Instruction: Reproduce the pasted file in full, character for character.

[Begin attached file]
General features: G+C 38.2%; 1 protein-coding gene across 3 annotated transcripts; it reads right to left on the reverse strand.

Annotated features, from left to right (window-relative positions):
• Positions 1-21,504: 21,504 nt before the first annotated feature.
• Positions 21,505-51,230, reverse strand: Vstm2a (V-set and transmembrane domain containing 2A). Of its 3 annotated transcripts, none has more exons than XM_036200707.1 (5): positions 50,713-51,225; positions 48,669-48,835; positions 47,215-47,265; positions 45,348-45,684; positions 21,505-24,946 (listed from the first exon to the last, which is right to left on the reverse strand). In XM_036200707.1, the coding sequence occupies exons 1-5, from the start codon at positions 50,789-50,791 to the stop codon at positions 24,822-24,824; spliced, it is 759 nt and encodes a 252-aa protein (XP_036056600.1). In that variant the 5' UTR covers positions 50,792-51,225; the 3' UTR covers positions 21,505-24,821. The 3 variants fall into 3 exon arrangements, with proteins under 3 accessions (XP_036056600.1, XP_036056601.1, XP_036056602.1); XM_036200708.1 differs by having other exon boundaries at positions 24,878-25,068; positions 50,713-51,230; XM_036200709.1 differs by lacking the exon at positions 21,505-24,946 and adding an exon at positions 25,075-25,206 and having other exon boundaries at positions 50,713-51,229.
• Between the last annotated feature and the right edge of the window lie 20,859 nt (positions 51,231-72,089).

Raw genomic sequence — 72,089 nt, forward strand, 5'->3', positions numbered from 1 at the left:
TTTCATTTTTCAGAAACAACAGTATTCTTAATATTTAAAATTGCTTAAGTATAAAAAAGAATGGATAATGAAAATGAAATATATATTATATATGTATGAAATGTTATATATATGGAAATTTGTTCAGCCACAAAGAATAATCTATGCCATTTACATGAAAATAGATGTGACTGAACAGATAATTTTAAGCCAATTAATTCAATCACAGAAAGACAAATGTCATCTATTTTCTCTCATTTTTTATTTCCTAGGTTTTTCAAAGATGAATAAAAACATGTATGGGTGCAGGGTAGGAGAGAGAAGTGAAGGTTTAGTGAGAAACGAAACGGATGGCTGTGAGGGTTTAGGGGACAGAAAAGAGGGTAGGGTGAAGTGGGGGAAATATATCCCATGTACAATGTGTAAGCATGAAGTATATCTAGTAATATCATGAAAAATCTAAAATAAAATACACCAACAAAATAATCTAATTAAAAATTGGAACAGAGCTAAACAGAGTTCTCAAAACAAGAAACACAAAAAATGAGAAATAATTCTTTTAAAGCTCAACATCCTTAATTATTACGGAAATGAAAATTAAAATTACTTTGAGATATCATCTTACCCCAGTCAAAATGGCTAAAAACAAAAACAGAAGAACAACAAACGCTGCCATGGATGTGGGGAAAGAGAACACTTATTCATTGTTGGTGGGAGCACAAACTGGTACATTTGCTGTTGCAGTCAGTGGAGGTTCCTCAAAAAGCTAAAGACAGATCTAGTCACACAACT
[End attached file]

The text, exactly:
General features: G+C 38.2%; 1 protein-coding gene across 3 annotated transcripts; it reads right to left on the reverse strand.

Annotated features, from left to right (window-relative positions):
• Positions 1-21,504: 21,504 nt before the first annotated feature.
• Positions 21,505-51,230, reverse strand: Vstm2a (V-set and transmembrane domain containing 2A). Of its 3 annotated transcripts, none has more exons than XM_036200707.1 (5): positions 50,713-51,225; positions 48,669-48,835; positions 47,215-47,265; positions 45,348-45,684; positions 21,505-24,946 (listed from the first exon to the last, which is right to left on the reverse strand). In XM_036200707.1, the coding sequence occupies exons 1-5, from the start codon at positions 50,789-50,791 to the stop codon at positions 24,822-24,824; spliced, it is 759 nt and encodes a 252-aa protein (XP_036056600.1). In that variant the 5' UTR covers positions 50,792-51,225; the 3' UTR covers positions 21,505-24,821. The 3 variants fall into 3 exon arrangements, with proteins under 3 accessions (XP_036056600.1, XP_036056601.1, XP_036056602.1); XM_036200708.1 differs by having other exon boundaries at positions 24,878-25,068; positions 50,713-51,230; XM_036200709.1 differs by lacking the exon at positions 21,505-24,946 and adding an exon at positions 25,075-25,206 and having other exon boundaries at positions 50,713-51,229.
• Between the last annotated feature and the right edge of the window lie 20,859 nt (positions 51,231-72,089).

Raw genomic sequence — 72,089 nt, forward strand, 5'->3', positions numbered from 1 at the left:
TTTCATTTTTCAGAAACAACAGTATTCTTAATATTTAAAATTGCTTAAGTATAAAAAAGAATGGATAATGAAAATGAAATATATATTATATATGTATGAAATGTTATATATATGGAAATTTGTTCAGCCACAAAGAATAATCTATGCCATTTACATGAAAATAGATGTGACTGAACAGATAATTTTAAGCCAATTAATTCAATCACAGAAAGACAAATGTCATCTATTTTCTCTCATTTTTTATTTCCTAGGTTTTTCAAAGATGAATAAAAACATGTATGGGTGCAGGGTAGGAGAGAGAAGTGAAGGTTTAGTGAGAAACGAAACGGATGGCTGTGAGGGTTTAGGGGACAGAAAAGAGGGTAGGGTGAAGTGGGGGAAATATATCCCATGTACAATGTGTAAGCATGAAGTATATCTAGTAATATCATGAAAAATCTAAAATAAAATACACCAACAAAATAATCTAATTAAAAATTGGAACAGAGCTAAACAGAGTTCTCAAAACAAGAAACACAAAAAATGAGAAATAATTCTTTTAAAGCTCAACATCCTTAATTATTACGGAAATGAAAATTAAAATTACTTTGAGATATCATCTTACCCCAGTCAAAATGGCTAAAAACAAAAACAGAAGAACAACAAACGCTGCCATGGATGTGGGGAAAGAGAACACTTATTCATTGTTGGTGGGAGCACAAACTGGTACATTTGCTGTTGCAGTCAGTGGAGGTTCCTCAAAAAGCTAAAGACAGATCTAGTCACACAACT